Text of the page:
Idlewild gets jazzy during homecoming

IDLEWILD — John Meeks wanted to create an event which brought all the positives of Idlewild together.

After several years of planning and hard work, Saturday’s Idlewild Homecoming started, with five jazz performers and at least 500 individuals coming to watch.

“Idlewild, in 100 years, has never had a homecoming where everybody comes back, rub shoulders, breaks bread, has a drink, listens to good live entertainment and has a lot of good fun,” Meeks said.

Meeks, president of the Idlewild African-American Chamber of Commerce, started working on creating a private park in the heart of community, with park benches for sitting, room for vendors and a stage for performers.

“The community is donating and support for this 100 percent,” he said. “We had a bus load of people come up from Detroit, this was well-advertised.”

The chamber paid for the entertainment and equipment and accepted donations for the event.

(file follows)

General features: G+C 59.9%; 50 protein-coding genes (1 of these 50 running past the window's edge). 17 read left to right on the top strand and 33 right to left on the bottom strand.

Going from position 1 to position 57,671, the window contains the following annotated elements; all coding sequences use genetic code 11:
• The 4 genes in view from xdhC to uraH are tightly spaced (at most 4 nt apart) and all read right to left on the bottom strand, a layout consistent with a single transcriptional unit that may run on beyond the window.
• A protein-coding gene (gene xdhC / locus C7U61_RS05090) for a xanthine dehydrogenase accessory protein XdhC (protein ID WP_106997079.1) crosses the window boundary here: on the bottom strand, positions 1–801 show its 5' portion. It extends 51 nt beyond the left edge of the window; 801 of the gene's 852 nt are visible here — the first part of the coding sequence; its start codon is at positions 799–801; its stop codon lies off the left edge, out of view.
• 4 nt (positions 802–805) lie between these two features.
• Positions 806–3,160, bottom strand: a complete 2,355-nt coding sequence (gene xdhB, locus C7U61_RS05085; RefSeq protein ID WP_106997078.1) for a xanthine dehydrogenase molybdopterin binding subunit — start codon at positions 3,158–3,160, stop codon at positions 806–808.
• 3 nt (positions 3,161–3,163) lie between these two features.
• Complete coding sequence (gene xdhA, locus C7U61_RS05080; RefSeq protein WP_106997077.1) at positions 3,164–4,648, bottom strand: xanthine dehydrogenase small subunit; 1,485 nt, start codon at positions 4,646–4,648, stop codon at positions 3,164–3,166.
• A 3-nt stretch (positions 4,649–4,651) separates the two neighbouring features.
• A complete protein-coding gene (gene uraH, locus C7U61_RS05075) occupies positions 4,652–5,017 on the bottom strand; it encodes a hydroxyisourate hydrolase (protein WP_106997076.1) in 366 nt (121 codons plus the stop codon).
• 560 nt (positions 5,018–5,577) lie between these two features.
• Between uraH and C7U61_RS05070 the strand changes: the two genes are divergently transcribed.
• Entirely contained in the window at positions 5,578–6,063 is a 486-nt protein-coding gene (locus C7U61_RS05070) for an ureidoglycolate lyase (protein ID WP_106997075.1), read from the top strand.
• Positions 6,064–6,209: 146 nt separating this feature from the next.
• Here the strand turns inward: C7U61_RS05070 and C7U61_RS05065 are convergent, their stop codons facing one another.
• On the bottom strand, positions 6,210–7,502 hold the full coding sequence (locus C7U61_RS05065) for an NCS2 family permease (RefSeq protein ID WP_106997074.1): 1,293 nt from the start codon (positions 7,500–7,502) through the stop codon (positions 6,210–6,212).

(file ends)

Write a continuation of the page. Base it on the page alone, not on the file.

Melvin Hayes, of Chicago, regularly travels to Idlewild. As someone who grew up in the area in the 50s, he enjoys seeing a resurgence in the community.

“In the early 50s, Idlewild was the place to be,” he said. “(The homecoming event) is a step in the right direction.

“Is it going to catch on? We don’t really know. That’s going to go by word of mouth.”

It even brought out someone who had only heard about Idlewild through family history.

Christine Daenzer, of Grand Rapids, is the great-great-granddaughter of E.G. Branch, a white man who helped start the African American resort community of Idlewild. She came to the Saturday event on a whim.

“I decided I’ve never been here and there is a festival, let’s do it,” she said. “I’m impressed.”

As she drove through the community she recognized several old businesses from photos.

Yates Township Supervisor Ronald Griffin said the event shines a spotlight on the community and he wants to see it continue.

“We’re trying to get people to come back up here, invest in the community and buy property,” he said.

Before the beginning of the event, performers had already told Meeks they want to be involved in next year’s event. He already has started planning.

“It will be two days next year,” Meeks said.